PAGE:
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FEMA to suspend communities in four states next week

The Federal Emergency Management Agency has published [86 FR 22357] in today's Federal Register a notice that it has scheduled communities in Mississippi, New York, Ohio, and South Carolina for suspension from the National Flood Insurance Program on Tuesday, May 4, 2021, for noncompliance with the floodplain management requirements of the program. The listed communities include:

  • Mississippi: Byhalia, Holly Springs, and unincorporated areas of Marshall and Tunica Counties
  • New York: Lewiston (Town), Lewiston (Village), Niagara Falls, Porter, Somerset, Wilson, and Youngstown
  • Ohio: Eastlake, Fairport Harbor, Grand River, Lake County (unincorporated areas), Lakeline, Mentor, Mentor-on-the-Lake, North Perry, Timberlake, Willoughby, and Willowick
  • South Carolina: Duncan, Greenville County (unincorporated areas), Lyman, Spartanburg, Spartanburg County (unincorporated areas), Union, and Union County (unincorporated areas)

If FEMA receives documentation that a listed community has adopted the required floodplain management measures prior to May 4, 2021, the community will not be suspended.


CFPB delays compliance date for General QM rule

The CFPB announced Tuesday afternoon that it has delayed the mandatory compliance date of the General Qualified Mortgage (QM) final rule from July 1, 2021, to October 1, 2022.

The CFPB said it is taking this action to help ensure access to responsible, affordable mortgage credit, and preserve flexibility for consumers affected by the COVID-19 pandemic and its economic effects. Delaying the mandatory compliance date of the General QM final rule allows lenders more time to offer QM loans based on the homeowners’ debt-to-income (DTI) ratio, and not solely based on certain pricing thresholds.

Delaying the final rule’s compliance date would also give lenders more time to use the Government-Sponsored Enterprise (GSE) Patch, which provides QM status to loans that are eligible for sale to Fannie Mae or Freddie Mac. However, the availability of the GSE Patch after July 1, 2021, may be limited by recent revisions to the Preferred Stock Purchase Agreements entered into by the Department of the Treasury and the Federal Housing Finance Agency.

The changes are reflected in the BankersOnline Regulations page for § 1026.43 of Regulation Z.

  • Tuesday's final rule delaying the mandatory compliance date
  • Summary of Tuesday's final rule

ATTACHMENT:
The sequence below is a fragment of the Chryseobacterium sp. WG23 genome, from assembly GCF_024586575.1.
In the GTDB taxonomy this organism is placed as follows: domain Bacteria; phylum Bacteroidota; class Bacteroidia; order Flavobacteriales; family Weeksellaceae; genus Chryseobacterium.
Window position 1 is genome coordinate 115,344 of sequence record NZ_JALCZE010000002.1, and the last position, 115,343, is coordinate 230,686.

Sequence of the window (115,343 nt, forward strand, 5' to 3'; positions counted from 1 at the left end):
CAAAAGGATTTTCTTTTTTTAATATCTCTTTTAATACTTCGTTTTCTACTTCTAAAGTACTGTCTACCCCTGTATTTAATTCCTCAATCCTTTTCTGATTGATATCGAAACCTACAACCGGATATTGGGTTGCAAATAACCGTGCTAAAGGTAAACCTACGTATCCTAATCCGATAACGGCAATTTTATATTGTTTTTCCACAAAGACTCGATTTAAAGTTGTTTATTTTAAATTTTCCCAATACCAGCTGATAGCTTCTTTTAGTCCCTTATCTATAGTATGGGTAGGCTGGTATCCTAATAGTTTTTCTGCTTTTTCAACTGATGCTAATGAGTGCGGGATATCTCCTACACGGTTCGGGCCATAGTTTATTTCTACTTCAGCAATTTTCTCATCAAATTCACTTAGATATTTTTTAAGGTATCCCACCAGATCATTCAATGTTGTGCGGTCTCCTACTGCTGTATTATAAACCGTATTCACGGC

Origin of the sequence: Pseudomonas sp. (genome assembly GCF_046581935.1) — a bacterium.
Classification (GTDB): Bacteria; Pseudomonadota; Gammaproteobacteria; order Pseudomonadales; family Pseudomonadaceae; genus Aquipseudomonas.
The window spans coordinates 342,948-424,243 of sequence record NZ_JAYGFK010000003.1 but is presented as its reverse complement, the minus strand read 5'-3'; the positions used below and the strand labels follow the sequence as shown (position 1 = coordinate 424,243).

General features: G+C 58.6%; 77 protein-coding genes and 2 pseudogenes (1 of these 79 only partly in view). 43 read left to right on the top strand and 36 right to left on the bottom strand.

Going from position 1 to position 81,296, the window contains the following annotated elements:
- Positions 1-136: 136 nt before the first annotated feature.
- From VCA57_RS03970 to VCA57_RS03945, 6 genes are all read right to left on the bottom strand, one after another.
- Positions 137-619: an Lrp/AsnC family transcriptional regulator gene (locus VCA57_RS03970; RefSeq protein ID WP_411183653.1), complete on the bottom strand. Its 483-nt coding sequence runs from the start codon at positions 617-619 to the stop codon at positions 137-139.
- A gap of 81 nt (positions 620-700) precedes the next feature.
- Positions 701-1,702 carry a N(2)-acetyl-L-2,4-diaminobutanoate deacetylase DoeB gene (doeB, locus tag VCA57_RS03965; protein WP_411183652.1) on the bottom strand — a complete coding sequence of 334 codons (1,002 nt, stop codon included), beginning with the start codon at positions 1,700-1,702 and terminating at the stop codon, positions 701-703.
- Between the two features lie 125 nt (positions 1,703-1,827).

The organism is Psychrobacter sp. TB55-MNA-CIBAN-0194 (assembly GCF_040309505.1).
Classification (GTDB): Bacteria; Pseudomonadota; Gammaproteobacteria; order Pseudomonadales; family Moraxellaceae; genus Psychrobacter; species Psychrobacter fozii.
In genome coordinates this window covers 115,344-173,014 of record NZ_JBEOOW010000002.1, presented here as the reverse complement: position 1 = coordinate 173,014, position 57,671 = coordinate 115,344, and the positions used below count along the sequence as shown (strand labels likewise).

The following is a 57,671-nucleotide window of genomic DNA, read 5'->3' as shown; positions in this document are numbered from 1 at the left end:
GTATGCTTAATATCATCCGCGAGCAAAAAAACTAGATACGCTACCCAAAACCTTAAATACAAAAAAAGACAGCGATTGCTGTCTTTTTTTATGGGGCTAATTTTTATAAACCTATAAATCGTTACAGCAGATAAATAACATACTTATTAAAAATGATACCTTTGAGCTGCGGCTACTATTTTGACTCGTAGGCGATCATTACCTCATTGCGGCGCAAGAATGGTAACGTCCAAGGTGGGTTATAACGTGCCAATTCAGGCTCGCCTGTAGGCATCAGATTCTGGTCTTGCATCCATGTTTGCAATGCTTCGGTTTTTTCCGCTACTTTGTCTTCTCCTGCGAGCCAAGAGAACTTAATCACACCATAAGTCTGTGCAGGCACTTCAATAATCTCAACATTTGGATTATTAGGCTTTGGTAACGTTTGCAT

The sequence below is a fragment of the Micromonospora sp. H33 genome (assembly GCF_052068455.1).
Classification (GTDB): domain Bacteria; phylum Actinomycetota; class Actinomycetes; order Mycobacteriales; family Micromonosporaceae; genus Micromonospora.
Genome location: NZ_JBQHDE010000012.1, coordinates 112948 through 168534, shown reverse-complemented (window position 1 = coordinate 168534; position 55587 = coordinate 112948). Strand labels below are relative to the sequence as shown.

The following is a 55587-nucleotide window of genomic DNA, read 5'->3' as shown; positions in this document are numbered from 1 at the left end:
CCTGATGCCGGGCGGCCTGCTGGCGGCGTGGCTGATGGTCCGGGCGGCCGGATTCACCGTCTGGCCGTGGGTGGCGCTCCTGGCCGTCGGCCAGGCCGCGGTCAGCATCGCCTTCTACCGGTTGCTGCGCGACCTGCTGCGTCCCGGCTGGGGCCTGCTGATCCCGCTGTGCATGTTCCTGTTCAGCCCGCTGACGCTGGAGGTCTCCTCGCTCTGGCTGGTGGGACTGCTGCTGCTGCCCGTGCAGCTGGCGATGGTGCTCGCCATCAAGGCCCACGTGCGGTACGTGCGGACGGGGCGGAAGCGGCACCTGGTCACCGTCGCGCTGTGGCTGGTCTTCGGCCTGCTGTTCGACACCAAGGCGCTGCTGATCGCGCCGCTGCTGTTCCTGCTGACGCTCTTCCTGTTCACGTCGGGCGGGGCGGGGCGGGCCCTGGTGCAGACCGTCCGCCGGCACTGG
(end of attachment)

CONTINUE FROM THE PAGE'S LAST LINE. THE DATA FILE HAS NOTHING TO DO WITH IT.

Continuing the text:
• PUBLICATION AND EFFECTIVE DATE UPDATE: This rule will be effective 6/30/2021. Published at 86 FR 22844 on 4/30/2021.


New home sales decline

HUD and the Census Bureau have reported that the March 2021 sales of new single-family homes declined by 20.7 percent below the revised February rate of 846,000 but were 66.8. percent above the March 2020 estimate of 612,000. The median sales price of new houses sold in March 2021 was $330,800. The average sales price was $397,800. The seasonally adjusted estimate of new houses for sale at the end of March was 307,000, a supply of 3.6 months at the current sales rate.


HOME-ARP grantees announced

HUD Secretary Fudge on Friday held a Zoom call to discuss the nearly $5 billion in American Rescue Plan funds allocated by HUD to help communities across the country create affordable housing and services for people experiencing or at risk of experiencing homelessness. The supplemental funding, known as HOME-ARP, was provided by the American Rescue Plan and is allocated through the HOME Investment Partnerships Program to 651 grantees, including states, insular areas, and local governments.


HUD to resume housing inspections

HUD Secretary Fudge has announced that HUD will substantially increase housing inspections beginning on June 1, 2021. Thirteen months ago, in response to the COVID-19 pandemic and in line with public health guidance, HUD took many steps to protect HUD-assisted households and the people who provide that assistance from exposure to COVID-19. Among those steps was the suspension of most in-person housing inspections by the Real Estate Assessment Center (REAC) last year along with waivers that enabled Public Housing Authorities (PHAs) and Multifamily housing owners and managers to reduce activities that could contribute to COVID-19 transmission.